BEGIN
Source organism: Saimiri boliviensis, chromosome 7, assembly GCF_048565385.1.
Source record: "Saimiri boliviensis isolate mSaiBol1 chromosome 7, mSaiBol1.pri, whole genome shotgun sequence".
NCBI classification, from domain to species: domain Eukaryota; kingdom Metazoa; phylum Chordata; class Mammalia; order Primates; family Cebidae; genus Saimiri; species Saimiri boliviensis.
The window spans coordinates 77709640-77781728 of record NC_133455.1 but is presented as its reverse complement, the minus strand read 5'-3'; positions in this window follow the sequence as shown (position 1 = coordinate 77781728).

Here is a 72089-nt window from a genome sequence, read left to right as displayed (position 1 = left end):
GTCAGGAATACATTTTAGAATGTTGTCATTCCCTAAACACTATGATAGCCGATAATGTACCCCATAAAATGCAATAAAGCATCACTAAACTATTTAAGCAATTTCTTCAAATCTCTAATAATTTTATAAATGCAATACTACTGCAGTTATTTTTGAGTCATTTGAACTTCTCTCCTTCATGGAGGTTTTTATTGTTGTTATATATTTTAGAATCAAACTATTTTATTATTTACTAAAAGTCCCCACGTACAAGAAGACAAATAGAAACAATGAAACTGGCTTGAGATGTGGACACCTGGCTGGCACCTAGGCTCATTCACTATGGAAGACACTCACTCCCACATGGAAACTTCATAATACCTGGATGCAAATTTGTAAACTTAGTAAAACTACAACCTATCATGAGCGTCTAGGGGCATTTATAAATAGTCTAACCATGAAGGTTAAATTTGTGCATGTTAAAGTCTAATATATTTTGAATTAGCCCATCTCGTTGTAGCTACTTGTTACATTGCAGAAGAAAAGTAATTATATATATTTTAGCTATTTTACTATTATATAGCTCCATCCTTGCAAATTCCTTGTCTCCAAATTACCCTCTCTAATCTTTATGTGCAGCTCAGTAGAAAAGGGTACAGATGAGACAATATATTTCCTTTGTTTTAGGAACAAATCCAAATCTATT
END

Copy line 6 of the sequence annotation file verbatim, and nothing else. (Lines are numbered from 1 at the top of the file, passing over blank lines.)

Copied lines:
GTCAGGAATACATTTTAGAATGTTGTCATTCCCTAAACACTATGATAGCCGATAATGTACCCCATAAAATGCAATAAAGCATCACTAAACTATTTAAGCAATTTCTTCAAATCTCTAATAATTTTATAAATGCAATACTACTGCAGTTATTTTTGAGTCATTTGAACTTCTCTCCTTCATGGAGGTTTTTATTGTTGTTATATATTTTAGAATCAAACTATTTTATTATTTACTAAAAGTCCCCACGTACAAGAAGACAAATAGAAACAATGAAACTGGCTTGAGATGTGGACACCTGGCTGGCACCTAGGCTCATTCACTATGGAAGACACTCACTCCCACATGGAAACTTCATAATACCTGGATGCAAATTTGTAAACTTAGTAAAACTACAACCTATCATGAGCGTCTAGGGGCATTTATAAATAGTCTAACCATGAAGGTTAAATTTGTGCATGTTAAAGTCTAATATATTTTGAATTAGCCCATCTCGTTGTAGCTACTTGTTACATTGCAGAAGAAAAGTAATTATATATATTTTAGCTATTTTACTATTATATAGCTCCATCCTTGCAAATTCCTTGTCTCCAAATTACCCTCTCTAATCTTTATGTGCAGCTCAGTAGAAAAGGGTACAGATGAGACAATATATTTCCTTTGTTTTAGGAACAAATCCAAATCTATT